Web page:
Fire commissioner named chief emergency officer

Thursday, March 23, 2006

Chicago Fire Commissioner Cortez Trotter just got promoted. Mayor Daley named Trotter Chicago's chief emergency officer Thursday morning. The new position was created to deal with emergency preparedness.

Mayor Richard Daley appointed fire commissioner Cortez Trotter as the city's first-ever chief emergency officer on Thursday. Trotter will oversee police, fire, and health services during a major disaster.

The mayor is appointing deputy fire chief Raymond Orozco, the son of a former fire commissioner, to run the city's fire department in place of Cortez Trotter, who gets mixed reviews for his handling of racial tensions and firefighter safety over the past two years. Trotter is now taking on a much bigger assignment overseeing virtually everything related to planning for and handling big, small and medium-sized disasters and emergencies, which have become a major preoccupation for Mayor Daley.

"This is something you have, airports, fire, police, schools, children, that's one thing we really believe we need, much better coordination," said Mayor Richard Daley.

Mayor Daley says the federal government's failure to stop the 9-11 attacks, protect the victims of Hurricane Katrina and get enough bird flu vaccine demonstrates the importance of putting one person or agency in charge of planning, coordination and communication. The mayor is creating a new job of disaster czar for Cortez Trotter, a trained paramedic, former director of the 9-1-1 center and fire commissioner for the past two years.

Daley says firefighting problems at 69 W. Washington, crowd control at a giant police march a couple years ago and security at Midway Airport, where a drunk wandered out on the field, make it obvious that no single department, or even the 9-1-1 center, can do it all, including management of snowstorms, heatwaves and floods.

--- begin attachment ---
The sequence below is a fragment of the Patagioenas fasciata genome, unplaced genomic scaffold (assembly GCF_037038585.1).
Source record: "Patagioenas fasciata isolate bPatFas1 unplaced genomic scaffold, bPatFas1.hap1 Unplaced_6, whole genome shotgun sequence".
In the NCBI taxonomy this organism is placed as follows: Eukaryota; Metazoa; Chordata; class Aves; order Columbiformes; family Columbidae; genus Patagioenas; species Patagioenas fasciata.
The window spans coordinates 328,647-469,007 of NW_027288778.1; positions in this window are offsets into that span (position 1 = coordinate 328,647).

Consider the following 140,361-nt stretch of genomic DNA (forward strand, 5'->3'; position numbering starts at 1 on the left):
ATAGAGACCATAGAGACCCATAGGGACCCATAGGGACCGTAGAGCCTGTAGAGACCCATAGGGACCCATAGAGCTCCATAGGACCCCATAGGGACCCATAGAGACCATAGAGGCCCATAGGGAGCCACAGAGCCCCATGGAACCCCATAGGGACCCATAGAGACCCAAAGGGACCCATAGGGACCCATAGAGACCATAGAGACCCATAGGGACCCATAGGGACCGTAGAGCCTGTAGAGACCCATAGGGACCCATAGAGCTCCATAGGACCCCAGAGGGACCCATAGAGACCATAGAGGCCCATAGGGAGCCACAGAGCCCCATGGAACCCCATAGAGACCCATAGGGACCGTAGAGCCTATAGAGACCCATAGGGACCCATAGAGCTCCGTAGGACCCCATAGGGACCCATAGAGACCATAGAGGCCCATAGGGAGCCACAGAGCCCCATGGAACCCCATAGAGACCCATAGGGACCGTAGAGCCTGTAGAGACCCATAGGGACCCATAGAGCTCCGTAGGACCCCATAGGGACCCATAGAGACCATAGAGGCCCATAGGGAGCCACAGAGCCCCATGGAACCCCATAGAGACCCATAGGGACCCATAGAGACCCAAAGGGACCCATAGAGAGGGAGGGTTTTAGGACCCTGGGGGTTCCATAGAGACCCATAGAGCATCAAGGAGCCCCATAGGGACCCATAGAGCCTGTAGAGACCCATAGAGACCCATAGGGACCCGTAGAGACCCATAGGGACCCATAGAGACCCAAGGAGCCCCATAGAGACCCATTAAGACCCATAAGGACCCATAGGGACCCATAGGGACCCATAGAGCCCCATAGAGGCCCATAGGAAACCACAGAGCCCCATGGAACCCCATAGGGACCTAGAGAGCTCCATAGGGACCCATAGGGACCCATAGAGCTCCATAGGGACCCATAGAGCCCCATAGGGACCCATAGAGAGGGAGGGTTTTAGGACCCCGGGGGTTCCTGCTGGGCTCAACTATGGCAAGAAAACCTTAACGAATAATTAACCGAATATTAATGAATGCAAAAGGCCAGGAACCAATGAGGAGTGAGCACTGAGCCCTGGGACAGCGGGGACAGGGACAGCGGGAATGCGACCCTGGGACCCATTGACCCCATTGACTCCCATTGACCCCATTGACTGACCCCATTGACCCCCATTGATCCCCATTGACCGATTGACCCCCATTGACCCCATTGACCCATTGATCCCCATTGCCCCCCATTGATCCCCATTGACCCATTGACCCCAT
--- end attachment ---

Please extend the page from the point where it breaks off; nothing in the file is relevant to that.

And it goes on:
"What I basically need is someone in charge of all the departments in regards for emergencies, and not just one," Daley said.

"These departments are going to function as they normally function, but the planning of the large-scale events that we have the potential to occur, that's where I will be beneficial," said Cortez Trotter, new chief emergency officer.

"I hope he does a better job at that job than at fire commissioner," said John Chwarzynski, Chicago Firefighters Union.

The president of the firefighter's union is glad to see trotter go.

"I think a lot of the rank and file was unhappy with him for a lot of promises that were made that weren't delivered," said Chwarzynski.

"He found a way to take care of all of that and he wanted it to continue to grow," said Ald. Ed Smith, 28th Ward. The new fire commissioner is Raymond Orozco, a 26-year veteran of the department and the son of a former fire commissioner with the same name.

"My father served the fire department and the city for 38 years. And if it wasn't for my parents, I wouldn't be standing here today. They've instilled in me a work ethic and family values. The fire department is the passion of my life next to my family," said Raymond Orozco, new fire commissioner.

Orozco is not the top deputy at the fire department, but the mayor says he is the top man for the job and family connections have nothing to do with it.

As for Cortez Trotter, he was headed for a job in the private sector, but Daley talked him into staying on as disaster czar at a salary to be determined, but he will also be collecting his fire department pension of more than $100,000 a year.

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